Former Preston North End keeper Andrew Lonergan on his Liverpool move and the high expectations there
During a career stretching back two decades, former Preston North End keeper Andrew Lonergan has pretty much seen it, done it and bought the T-shirt.
But the direction in which his career path went this summer even came as a surprise to him.
Lonergan, 35, went from being a free agent to touring America with Liverpool and then to having a Super Cup winners medal around his neck.
Last month he was on the bench for the Reds for their Premier League clash with Southampton.
He has been included in Liverpool’s Champions League squad as Jurgen Klopp’s men embark on the defence of the trophy they won in Madrid in May.
The international break has given Lonergan a few days to draw breath after the events of recent weeks.
It is not a surprise to hear that he is loving life, with the Prestonian determined to enjoy every moment of his time at Anfield.
“In the summer I was a free agent,” Lonergan told the Lancashire Post.
“I was out of contract at Middlesbrough and while the phone was ringing, there was nothing which made me think ‘I wouldn’t mind that’.
“After a bit I heard on the football grapevine that there were a couple of No.3 goalkeeper roles in the Premier League.
“One of those was at Liverpool while Allison was away after international duty.
“I went to train with Liverpool, went over to the United States and played in one of the games.
“That spell came to an end and off I went.
“Then just a day or two after I left, Allison got an injury and the phone rang again seeing if I wanted to come back.
“I signed a contract and the next thing I knew I was sat on the bench in Istanbul for the Super Cup final.
“Then I was a sub for the Premier League game at Southampton.
“It has been a brilliant experience and it is a job where you’ve got to reach the highest of standards every day.
“If you aren’t on your game in training, you will get found out straight away.
“You’ve got a world-class forward line firing shots at you in training every day.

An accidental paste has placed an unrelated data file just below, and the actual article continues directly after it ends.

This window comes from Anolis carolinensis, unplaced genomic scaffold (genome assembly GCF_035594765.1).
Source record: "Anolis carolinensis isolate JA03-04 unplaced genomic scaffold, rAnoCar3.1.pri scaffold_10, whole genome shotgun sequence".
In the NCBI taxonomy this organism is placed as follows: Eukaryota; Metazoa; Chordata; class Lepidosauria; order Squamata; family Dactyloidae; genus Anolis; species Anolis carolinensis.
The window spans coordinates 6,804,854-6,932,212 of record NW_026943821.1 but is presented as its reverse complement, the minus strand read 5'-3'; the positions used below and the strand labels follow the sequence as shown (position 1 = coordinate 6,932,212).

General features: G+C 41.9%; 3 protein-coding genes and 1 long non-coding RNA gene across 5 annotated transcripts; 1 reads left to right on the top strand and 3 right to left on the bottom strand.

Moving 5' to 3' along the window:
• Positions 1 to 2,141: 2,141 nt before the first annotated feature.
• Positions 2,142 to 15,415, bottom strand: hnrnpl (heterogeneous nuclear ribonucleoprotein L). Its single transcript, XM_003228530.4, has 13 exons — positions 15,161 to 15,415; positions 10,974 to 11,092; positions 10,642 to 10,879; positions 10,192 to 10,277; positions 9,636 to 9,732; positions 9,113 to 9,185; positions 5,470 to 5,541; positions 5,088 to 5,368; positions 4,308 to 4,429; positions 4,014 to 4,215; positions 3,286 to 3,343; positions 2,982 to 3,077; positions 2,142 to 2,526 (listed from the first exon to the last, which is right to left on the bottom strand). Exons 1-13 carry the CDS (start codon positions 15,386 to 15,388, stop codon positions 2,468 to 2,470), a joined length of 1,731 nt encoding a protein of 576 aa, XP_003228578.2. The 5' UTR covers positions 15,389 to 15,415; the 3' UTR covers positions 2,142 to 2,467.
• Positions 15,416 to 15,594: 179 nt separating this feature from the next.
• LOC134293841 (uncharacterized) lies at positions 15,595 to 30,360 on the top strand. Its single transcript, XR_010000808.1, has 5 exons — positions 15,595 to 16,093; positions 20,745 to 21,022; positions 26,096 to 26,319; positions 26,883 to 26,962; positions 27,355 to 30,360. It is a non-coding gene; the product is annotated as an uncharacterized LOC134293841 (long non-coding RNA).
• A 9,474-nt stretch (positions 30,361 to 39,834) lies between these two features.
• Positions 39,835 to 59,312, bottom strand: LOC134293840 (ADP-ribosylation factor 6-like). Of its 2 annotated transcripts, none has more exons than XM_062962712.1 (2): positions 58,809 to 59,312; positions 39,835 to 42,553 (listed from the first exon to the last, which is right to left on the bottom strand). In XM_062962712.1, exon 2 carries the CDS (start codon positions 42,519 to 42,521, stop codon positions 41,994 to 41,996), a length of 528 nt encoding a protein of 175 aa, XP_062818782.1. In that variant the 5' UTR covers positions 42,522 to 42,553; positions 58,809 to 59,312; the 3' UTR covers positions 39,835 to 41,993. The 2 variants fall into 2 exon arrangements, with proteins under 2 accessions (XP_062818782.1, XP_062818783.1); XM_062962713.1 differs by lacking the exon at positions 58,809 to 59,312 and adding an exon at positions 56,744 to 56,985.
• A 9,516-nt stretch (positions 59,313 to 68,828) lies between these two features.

“I’ve been at clubs before where you’ve had a couple of players who maybe aren’t great in training but will produce in a game.
“At Liverpool, every player is on it in every training session, the standard of work and finishing in training is brilliant.
“They are a great bunch of lads, very down to earth people who are at the top of their game.
“Jurgen Klopp is brilliant to work with, all his staff are.
“What I have found going to Liverpool is the level of scrutiny and expectation is at a different level.
“From the outside, it is absolutely massive and the pressure is always on.
“In a small way I noticed that when I signed. There were a couple of days when I had to switch my phone off because I was getting so many messages.
“I appreciated everyone’s well wishes and support but I needed to get focused on the job.”
It is nearly 19 years since Lonergan made his first-team debut for Preston.
He was 16 at the time, still a few weeks off his 17th birthday when David Moyes picked him for a League Cup clash at Coventry City at their former Highfield Road ground.
It was quite a baptism of fire for a lad less than three months into his apprenticeship with the youth team.
That was the first of 232 games in the PNE keeper’s jersey.
Only in July 2011 did he leave Deepdale, Lonergan going on to play for Leeds, Bolton, Wolves, Fulham, Wolves and Middlesbrough.
It was at Boro that he was reunited with Jonathan Gould, the pair having been team-mates at North End.
Gould was keeper coach at the Riverside Stadium and one of the main reasons why Lonergan headed up to Teesside in August 2018.
A month ago, Gould was appointed to PNE’s staff and is in charge of working with the first-team keepers.
Lonergan says that job is in safe hands, in fact he can’t speak highly enough of Gould both as a coach and a person.
In March, with Lonergan on bench duty at Boro, the chance came up for some game time at Rochdale via an emergency loan spell.
Said Lonergan: “Darren Randolph was No.1 at Boro, Dimitrios Konstantopoulos and myself sharing the bench duties.
“Rochdale’s goalkeeper got injured and they were looking to bring someone in on loan.
“They were bottom of League One but that didn’t put me off, I just wanted to go and play.
“I played seven games I think it was and Rochdale was a great place to be at.
“Brian Barry-Murphy who had been a team-mate at Preston, had rung me up about the chance of going there.
“He’s since taken over as manager and got them going really well.
“I remember when it all happened, Gouldy asked me if I fancied going and seemed a bit surprised that I wanted to, bearing in mind the position Rochdale were in at the time.
“But it gave me the chance to play and I enjoyed every minute of it.
“It was a different league, with most of my time spent in the Championship.”